Don’t you just love when you get back to back hotels that are awesome? I arrived at Hotel Amadeus La Musica in Seville in Barrio Santa Cruz (the best barrio to stay in if you want to be close to the sights and fun narrow streets you can get lost in), and the staff could not have been sweeter. I booked the only room on the third and top floor and it was perfect, although anyone visiting should note that the elevator only goes to the second floor and from there it is 2 flights of steps up to the third floor.

Thank goodness I packed rather lightly for me and so I made the ascent quite easily. The elevator to the second floor was fun as it was glass and you could see all the Amadeus and period piece decorations and furniture on each floor. I should mention that hotel only has something like 11 rooms and each has a theme.

I arrived at my cute and very spacious room with classical music playing and the A/C already on a very good temperature. It was about 95 degrees outside when I arrived, so I appreciated the thoughtfulness in having the room comfortable. I walked up to the rooftop bar (above me) where there was a jacuzzi (handy only in the winter, I’m sure) and a smiling bartender. Cute, all very cute!

Here’s a pic of my hotel in the narrow, pedestrian-only street:

I decided to take a quick nap in my king bed because it was plush and I could. Also, it was time to wait out the heat of midday and journey out afterwards.

After my nap, I decided to walk the old quarter, which I was staying in and it was sooo cute (I was thinking everything was “cute” at this point). Like Córdoba, Seville’s old quarter is comprised of very narrow streets, many of which are pedestrian-only, and the building color of choice is a yellowish-gold. See below for an example.

I walked over to see the outside of the cathedral (yep, I’m on a cathedral tear) and the outside of the alcázar (king and queen castle). One view of the outside of the cathedral is the feature pic. Below is a picture of a lovely friend I met outside the cathedral.

After casing the 2 destinations I would do more exploration of the following day, I stopped for some lemon gelato and headed toward the river for a walk. Well, the walk along the river is super noisy, since it’s a major thoroughfare for cars, so it wasn’t that great. But, I got to see the other side of the river, which is the less touristy side.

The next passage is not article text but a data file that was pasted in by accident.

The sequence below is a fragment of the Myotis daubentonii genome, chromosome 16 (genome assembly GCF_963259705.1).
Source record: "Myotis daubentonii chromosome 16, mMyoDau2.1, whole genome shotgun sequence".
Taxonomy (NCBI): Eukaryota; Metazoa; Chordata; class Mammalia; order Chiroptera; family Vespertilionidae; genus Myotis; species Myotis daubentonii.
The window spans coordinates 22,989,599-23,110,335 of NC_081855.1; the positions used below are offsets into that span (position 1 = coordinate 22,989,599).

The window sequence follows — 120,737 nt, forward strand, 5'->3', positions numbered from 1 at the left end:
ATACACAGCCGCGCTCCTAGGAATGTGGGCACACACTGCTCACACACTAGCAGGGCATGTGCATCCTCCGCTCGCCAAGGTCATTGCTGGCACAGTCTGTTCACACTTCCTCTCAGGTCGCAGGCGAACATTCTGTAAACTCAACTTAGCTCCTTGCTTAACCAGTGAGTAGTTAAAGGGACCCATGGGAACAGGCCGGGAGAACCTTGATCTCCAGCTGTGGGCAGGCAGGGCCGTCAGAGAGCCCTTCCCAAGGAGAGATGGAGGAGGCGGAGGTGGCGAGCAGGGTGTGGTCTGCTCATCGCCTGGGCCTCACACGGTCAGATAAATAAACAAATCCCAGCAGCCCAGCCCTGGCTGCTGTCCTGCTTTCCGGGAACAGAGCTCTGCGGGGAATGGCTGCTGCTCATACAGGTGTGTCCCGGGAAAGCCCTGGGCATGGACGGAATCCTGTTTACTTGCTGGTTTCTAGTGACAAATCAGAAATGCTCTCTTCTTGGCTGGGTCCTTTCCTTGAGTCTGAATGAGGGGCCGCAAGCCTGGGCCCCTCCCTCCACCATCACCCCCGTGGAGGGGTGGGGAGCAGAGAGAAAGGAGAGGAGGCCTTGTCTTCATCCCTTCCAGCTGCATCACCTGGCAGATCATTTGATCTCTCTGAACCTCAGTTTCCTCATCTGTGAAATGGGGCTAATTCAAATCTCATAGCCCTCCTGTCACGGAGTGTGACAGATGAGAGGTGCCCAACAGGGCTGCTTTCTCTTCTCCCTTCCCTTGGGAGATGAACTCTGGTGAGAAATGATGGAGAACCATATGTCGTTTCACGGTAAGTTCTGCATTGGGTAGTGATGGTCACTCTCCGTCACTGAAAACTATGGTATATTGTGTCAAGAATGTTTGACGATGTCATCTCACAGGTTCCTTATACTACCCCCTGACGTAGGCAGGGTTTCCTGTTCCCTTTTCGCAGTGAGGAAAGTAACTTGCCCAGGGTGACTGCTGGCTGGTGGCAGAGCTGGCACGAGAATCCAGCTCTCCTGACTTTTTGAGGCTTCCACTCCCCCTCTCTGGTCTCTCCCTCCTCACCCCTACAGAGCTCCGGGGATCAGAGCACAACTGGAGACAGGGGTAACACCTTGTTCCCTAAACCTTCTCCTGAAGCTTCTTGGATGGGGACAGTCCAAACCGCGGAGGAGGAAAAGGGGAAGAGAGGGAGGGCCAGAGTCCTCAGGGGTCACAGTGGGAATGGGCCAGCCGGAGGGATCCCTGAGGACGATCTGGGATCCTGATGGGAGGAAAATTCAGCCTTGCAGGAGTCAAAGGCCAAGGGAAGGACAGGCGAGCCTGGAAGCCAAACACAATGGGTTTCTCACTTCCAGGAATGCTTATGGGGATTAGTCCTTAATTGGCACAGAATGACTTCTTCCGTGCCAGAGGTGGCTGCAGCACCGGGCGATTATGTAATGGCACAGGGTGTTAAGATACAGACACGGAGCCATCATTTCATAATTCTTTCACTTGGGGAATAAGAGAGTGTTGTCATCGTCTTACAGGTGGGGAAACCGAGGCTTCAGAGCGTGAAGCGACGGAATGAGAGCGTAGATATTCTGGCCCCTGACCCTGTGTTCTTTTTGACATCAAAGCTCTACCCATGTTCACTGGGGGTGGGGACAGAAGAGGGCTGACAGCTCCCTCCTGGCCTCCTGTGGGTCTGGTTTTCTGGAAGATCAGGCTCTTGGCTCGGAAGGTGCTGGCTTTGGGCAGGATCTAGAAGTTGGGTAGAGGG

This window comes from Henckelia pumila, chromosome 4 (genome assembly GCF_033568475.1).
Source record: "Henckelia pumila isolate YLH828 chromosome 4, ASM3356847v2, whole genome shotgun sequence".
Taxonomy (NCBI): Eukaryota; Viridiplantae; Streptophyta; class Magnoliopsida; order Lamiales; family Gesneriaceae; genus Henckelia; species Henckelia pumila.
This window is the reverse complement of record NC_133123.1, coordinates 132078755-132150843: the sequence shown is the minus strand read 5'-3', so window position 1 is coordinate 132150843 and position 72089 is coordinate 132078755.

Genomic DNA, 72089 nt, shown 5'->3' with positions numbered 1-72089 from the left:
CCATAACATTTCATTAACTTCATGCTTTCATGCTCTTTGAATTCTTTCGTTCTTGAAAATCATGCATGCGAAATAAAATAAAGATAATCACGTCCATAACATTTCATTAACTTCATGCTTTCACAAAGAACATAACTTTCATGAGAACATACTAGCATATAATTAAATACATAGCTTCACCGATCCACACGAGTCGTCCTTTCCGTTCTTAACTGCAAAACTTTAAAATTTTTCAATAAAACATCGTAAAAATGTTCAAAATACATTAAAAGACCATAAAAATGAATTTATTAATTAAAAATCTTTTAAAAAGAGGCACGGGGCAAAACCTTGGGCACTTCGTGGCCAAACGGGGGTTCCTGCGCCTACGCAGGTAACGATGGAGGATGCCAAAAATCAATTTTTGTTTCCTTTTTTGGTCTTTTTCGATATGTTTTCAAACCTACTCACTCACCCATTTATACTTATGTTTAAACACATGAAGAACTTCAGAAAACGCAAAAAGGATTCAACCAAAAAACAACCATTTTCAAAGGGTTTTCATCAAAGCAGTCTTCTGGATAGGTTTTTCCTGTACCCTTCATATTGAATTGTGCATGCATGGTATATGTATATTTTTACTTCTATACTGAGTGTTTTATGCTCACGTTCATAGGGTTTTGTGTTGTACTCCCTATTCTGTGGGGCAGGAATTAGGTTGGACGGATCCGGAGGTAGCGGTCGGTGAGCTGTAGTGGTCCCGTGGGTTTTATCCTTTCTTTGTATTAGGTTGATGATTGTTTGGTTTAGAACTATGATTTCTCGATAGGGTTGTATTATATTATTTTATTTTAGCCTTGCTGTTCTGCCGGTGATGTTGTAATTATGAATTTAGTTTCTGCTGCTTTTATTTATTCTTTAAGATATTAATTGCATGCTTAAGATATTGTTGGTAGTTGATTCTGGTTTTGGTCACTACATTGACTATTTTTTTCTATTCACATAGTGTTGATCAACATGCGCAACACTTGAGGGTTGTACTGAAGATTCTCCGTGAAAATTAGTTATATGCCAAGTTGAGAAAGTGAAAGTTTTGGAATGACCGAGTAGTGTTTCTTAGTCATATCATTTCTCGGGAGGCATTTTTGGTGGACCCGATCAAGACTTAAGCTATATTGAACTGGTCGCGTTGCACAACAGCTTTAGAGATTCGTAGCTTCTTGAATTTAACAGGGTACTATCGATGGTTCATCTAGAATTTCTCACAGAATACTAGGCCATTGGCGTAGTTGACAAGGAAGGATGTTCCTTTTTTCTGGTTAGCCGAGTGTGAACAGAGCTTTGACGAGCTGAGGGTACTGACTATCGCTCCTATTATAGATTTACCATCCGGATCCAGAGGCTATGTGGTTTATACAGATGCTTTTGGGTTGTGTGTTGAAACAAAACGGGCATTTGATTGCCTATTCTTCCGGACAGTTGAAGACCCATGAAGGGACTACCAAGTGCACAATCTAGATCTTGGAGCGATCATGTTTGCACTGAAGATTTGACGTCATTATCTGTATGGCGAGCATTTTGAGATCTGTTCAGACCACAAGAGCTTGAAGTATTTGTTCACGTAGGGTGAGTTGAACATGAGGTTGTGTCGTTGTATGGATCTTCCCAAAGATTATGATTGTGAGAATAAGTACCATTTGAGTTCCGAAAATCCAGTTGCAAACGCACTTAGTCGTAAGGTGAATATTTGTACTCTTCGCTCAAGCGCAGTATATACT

Seville is a city of nearly 1 million people, so it’s not small. And, you can tell when you’re out and about. I have to say that I didn’t love it as much as I loved Córdoba. In large part, I think it’s because of the size, but I also think it’s because there were so many tourists, including me! Of course, I’ve been spoiled in many of the places I’ve visited to have them seem very quaint and be there just for me – ha! And, if a city is going to be huge, it better be Barcelona, which of course is my favorite big city.

Anyway, it was time for some tapas. I went to a bar recommended by the hotel and I had 3 tapas: 1) an octopus and potato salad which I did not like at all because the octopus and potato were all mushed together in mayonnaise and I only like mayonnaise when I or C make it with fresh eggs, olive oil, Dijon mustard and lemon; 2) a panko (Japanese bread crumb) battered and fried chicken breast filet with basil oil – very decent and an excellent value at 1 euro; and 3) the bomb of fresh made pasta: 2 gigantic raviolis stuffed with pine nuts, raisins and morrell mushrooms, in a light cream, Pedro Jimenez sauce. Wow, those 6 bites knocked my socks off. I will be trying to repeat that pasta recipe at home.

I asked what the bartender recommended for a drink on this very hot summer night and he suggested “vino tinto de verano”, which translates into red wine of summer. Sure, I love red wine! Well, this is not really red wine. It’s red wine mixed with lemon soda – a sort of quick sangria. But, somehow it worked. With lots of ice and the dry red wine to counteract the sweet lemon soda… yummm.